Let me give you some sound advice on steering. Do *not* grab the steering wheel from the inside, as this can be very dangerous. You won’t be able to correct the wheel’s position in case something unanticipated happens (like a vehicle suddenly appearing in the direction you’re turning towards).
There are different ways to steer the steering wheel, and this includes the following:
* Palming – A one-hand steering technique where you press your left palm (the hand not doing the shifting) onto the wheel to turn it round and round.
* Hand over hand – A two-handed technique where one hand may cross over the other hand when needed.
* Shuffle steering – Considered a safer way of operating the steering wheel. This entails your left hand staying on the left side of the wheel, and the right hand on the right side.
The best, by far, in my opinion is shuffle steering.
[Y]our left hand always stays on the left half of the wheel. Your right hand always stays on the right half of the wheel. So, the highest your hands can go is where both hands are at 12 o’clock (your hands touch their index fingers together). The lowest both hands can go is 6 o’clock (where your hands touch their pinkies together).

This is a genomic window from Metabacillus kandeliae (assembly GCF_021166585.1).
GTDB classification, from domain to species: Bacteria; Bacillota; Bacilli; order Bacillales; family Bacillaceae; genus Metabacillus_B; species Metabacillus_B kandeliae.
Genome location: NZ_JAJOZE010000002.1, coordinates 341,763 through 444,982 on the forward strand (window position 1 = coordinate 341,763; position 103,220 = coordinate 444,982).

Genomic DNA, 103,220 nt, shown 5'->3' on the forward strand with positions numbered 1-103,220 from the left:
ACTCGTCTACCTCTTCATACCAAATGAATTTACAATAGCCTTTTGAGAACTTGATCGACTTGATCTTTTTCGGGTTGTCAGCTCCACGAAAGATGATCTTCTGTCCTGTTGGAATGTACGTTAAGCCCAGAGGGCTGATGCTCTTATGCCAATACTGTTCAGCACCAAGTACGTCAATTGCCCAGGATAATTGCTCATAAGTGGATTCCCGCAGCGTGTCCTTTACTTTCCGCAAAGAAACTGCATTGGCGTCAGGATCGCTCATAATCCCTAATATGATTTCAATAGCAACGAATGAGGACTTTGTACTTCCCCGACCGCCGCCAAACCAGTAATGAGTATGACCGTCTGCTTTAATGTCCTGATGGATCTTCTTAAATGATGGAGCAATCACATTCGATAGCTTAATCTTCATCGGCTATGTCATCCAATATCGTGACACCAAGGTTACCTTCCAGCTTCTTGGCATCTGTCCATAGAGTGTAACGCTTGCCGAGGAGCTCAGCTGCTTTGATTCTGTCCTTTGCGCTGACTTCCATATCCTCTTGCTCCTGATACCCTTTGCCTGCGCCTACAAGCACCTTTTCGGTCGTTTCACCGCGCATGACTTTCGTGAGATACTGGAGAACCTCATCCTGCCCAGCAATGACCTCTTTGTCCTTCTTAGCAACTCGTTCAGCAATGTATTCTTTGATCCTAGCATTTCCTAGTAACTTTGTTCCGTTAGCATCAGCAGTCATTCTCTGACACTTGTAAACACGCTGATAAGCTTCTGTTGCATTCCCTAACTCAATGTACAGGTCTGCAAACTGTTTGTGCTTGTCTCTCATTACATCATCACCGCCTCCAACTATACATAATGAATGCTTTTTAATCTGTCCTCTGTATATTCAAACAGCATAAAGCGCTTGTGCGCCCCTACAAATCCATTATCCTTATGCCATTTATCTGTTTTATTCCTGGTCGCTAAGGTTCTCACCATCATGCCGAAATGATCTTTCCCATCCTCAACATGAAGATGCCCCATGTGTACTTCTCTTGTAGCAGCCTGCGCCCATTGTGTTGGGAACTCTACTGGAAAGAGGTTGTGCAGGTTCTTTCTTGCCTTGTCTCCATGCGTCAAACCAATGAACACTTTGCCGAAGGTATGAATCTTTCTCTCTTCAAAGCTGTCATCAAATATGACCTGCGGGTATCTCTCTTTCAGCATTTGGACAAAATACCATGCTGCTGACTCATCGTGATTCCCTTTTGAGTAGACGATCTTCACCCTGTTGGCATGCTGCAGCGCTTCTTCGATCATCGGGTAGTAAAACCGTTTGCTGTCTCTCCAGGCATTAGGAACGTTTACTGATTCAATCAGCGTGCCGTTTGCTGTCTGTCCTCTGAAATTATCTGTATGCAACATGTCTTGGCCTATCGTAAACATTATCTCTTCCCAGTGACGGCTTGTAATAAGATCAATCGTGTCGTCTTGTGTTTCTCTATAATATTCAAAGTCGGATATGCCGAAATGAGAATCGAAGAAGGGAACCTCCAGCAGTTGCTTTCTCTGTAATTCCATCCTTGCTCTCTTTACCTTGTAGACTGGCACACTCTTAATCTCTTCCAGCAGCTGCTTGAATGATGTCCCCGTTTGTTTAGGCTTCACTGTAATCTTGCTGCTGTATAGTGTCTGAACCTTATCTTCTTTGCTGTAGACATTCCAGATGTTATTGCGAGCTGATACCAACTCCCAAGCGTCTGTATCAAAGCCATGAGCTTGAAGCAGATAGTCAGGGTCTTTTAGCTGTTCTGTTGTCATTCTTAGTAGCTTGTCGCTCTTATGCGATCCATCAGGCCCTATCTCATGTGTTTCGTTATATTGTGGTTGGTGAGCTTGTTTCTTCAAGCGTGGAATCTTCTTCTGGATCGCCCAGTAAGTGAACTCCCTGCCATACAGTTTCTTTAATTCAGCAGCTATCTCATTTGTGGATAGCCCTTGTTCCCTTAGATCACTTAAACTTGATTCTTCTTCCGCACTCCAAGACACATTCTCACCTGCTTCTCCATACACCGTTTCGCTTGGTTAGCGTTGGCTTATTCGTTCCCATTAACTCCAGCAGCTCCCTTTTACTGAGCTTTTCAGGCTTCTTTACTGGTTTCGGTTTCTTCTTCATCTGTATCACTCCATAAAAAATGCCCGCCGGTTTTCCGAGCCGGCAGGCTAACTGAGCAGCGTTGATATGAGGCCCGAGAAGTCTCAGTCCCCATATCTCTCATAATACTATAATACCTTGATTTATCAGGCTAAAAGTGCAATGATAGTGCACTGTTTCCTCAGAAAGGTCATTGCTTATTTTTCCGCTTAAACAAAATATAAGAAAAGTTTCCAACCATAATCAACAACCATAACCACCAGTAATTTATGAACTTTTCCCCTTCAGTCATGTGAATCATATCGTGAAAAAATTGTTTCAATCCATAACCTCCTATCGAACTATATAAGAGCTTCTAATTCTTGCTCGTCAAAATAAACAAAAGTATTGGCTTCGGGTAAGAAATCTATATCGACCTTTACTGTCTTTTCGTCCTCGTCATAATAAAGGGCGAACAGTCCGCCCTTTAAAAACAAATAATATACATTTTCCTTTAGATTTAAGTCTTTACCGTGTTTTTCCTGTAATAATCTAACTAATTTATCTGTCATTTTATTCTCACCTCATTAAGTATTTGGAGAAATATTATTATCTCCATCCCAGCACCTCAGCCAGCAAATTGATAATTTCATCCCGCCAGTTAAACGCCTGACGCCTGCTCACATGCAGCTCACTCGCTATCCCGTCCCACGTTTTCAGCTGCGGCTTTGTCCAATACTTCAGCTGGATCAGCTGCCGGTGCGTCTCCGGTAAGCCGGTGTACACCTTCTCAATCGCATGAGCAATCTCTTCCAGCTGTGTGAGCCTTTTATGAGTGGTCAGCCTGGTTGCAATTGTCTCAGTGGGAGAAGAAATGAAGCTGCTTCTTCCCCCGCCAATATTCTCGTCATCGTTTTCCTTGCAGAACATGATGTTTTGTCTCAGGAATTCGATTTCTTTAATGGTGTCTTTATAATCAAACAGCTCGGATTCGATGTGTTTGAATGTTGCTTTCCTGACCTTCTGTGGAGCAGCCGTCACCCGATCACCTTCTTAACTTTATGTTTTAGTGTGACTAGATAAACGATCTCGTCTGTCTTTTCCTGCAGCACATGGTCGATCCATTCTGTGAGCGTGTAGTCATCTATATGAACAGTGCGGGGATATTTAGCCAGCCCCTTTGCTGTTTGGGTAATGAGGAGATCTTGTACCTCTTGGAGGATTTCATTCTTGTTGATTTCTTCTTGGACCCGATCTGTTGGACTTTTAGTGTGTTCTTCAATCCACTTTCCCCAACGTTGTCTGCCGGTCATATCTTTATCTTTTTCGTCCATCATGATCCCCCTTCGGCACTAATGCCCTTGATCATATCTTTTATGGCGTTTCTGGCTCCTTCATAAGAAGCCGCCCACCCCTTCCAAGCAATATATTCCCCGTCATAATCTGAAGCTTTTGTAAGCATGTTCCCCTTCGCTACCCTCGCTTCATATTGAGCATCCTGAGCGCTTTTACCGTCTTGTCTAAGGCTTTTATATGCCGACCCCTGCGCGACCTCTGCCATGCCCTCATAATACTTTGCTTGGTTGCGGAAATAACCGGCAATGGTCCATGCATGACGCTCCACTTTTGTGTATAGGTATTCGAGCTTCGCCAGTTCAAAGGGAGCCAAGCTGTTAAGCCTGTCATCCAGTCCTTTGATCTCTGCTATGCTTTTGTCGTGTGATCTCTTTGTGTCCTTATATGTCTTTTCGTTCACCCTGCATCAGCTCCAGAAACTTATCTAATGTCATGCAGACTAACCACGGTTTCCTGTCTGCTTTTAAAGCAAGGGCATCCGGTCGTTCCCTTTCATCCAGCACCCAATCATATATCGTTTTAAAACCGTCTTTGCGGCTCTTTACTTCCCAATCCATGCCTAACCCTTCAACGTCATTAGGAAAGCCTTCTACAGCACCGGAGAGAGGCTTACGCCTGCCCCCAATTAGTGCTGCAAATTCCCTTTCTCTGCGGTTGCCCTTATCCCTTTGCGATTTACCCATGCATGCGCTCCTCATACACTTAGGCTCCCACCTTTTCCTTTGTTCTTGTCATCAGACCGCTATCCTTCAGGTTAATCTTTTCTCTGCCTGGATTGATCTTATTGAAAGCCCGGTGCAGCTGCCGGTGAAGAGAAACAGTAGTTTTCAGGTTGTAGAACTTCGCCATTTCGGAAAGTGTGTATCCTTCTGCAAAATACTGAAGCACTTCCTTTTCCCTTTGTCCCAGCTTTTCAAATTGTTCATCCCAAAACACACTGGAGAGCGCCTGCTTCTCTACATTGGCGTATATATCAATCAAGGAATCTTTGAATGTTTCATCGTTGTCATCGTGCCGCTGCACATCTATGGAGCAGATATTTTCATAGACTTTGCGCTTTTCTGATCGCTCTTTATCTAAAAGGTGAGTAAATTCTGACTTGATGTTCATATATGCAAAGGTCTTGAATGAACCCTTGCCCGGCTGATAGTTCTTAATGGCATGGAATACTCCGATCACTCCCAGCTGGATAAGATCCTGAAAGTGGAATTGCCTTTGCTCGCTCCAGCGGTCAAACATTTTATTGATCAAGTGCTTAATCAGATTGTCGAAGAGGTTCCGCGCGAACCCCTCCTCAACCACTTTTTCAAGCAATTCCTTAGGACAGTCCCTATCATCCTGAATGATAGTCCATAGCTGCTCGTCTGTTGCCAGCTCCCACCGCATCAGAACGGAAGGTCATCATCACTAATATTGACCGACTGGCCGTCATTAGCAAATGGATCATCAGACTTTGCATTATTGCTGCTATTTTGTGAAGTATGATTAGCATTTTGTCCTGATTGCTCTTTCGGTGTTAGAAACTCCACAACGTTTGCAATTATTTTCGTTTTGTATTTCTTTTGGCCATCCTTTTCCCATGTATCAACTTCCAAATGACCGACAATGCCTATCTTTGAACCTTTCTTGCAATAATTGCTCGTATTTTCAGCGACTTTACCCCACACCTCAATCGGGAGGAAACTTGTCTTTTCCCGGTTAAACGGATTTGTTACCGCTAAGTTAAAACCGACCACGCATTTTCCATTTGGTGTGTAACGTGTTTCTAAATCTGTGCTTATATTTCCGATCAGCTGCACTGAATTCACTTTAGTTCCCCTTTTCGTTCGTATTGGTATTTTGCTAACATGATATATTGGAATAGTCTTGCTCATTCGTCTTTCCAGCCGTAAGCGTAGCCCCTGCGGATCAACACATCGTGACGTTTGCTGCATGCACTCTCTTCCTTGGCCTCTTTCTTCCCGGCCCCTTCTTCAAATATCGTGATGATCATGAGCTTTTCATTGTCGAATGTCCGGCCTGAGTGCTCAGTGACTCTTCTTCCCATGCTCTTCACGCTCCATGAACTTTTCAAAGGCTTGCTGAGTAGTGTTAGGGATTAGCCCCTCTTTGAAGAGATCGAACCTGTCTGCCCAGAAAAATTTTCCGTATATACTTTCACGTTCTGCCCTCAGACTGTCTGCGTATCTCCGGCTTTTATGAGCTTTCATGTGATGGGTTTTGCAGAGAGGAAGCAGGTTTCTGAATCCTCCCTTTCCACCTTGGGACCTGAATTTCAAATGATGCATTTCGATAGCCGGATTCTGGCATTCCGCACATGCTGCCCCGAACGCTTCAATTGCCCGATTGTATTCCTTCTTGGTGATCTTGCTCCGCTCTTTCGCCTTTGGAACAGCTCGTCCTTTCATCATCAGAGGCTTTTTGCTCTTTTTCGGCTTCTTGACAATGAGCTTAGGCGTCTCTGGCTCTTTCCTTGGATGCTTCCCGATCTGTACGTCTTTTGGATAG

When you turn right, it is because your right hand is pulling down on the wheel. When you turn left, it is because your left hand is pulling down on the wheel. This pulling down comes from your back muscles, and is therefore very powerful. So, if you’re going to take a right turn, slide your right hand up the wheel, grip, and then start pulling down. If you “run out of wheel” (the right hand hit edge of its legal range of motion [6 o'clock]), the left hand can grab the wheel to keep it from turning, and you slide the right hand up, grab the wheel again, relax the left, and then continue pulling down with the right.
Bobby Ore has developed the ultimate steering technique, a variation of shuffle steering. In short, he adds one constraint, both hands must always be at the same height. In other words, here are some “legal” positions (given the left and then the right hand):
* 12 and 12 (index fingers touching)
* 11 and 1
* 10 and 2
* 9 and 3
* 8 and 4 (the suggested default grip)
* 7 and 5
* 6 and 6 (pinky fingers touching)
Note that if you know where one hand is, you know where the other hand is.
So think of this more like raising and lowering your hands, where they are at the same height. The only exception to this same height rule would be when you are adjusting the height of your hands without turning the wheel because you feel like doing so.
Shuffle steering is not only safe. It can also lessen the likelihood of getting soreness in your chest muscles and biceps, because it’s the stronger tricep and back muscles you’re using. This is especially useful if you’re operating a car without power steering.